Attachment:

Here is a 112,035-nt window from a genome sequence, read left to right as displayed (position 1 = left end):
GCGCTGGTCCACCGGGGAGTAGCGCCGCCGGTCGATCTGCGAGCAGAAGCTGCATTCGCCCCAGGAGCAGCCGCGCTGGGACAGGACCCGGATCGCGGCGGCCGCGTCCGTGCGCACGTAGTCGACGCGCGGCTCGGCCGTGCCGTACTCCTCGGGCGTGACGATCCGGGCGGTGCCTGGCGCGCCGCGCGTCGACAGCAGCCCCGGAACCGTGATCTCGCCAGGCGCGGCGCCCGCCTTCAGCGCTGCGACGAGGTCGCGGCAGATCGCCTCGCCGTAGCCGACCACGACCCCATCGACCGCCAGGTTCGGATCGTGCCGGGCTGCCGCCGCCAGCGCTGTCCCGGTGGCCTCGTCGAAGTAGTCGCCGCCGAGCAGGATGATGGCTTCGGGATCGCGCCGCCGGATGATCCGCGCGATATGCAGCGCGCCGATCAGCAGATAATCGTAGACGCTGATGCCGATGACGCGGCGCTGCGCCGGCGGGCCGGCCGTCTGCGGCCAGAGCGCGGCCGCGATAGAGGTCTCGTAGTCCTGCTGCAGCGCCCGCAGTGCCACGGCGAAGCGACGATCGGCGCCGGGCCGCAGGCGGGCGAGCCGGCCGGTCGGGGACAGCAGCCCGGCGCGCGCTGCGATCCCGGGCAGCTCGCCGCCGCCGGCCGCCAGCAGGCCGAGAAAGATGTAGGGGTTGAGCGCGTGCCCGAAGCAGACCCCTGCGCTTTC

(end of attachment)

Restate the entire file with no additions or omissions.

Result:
Here is a 112,035-nt window from a genome sequence, read left to right as displayed (position 1 = left end):
GCGCTGGTCCACCGGGGAGTAGCGCCGCCGGTCGATCTGCGAGCAGAAGCTGCATTCGCCCCAGGAGCAGCCGCGCTGGGACAGGACCCGGATCGCGGCGGCCGCGTCCGTGCGCACGTAGTCGACGCGCGGCTCGGCCGTGCCGTACTCCTCGGGCGTGACGATCCGGGCGGTGCCTGGCGCGCCGCGCGTCGACAGCAGCCCCGGAACCGTGATCTCGCCAGGCGCGGCGCCCGCCTTCAGCGCTGCGACGAGGTCGCGGCAGATCGCCTCGCCGTAGCCGACCACGACCCCATCGACCGCCAGGTTCGGATCGTGCCGGGCTGCCGCCGCCAGCGCTGTCCCGGTGGCCTCGTCGAAGTAGTCGCCGCCGAGCAGGATGATGGCTTCGGGATCGCGCCGCCGGATGATCCGCGCGATATGCAGCGCGCCGATCAGCAGATAATCGTAGACGCTGATGCCGATGACGCGGCGCTGCGCCGGCGGGCCGGCCGTCTGCGGCCAGAGCGCGGCCGCGATAGAGGTCTCGTAGTCCTGCTGCAGCGCCCGCAGTGCCACGGCGAAGCGACGATCGGCGCCGGGCCGCAGGCGGGCGAGCCGGCCGGTCGGGGACAGCAGCCCGGCGCGCGCTGCGATCCCGGGCAGCTCGCCGCCGCCGGCCGCCAGCAGGCCGAGAAAGATGTAGGGGTTGAGCGCGTGCCCGAAGCAGACCCCTGCGCTTTC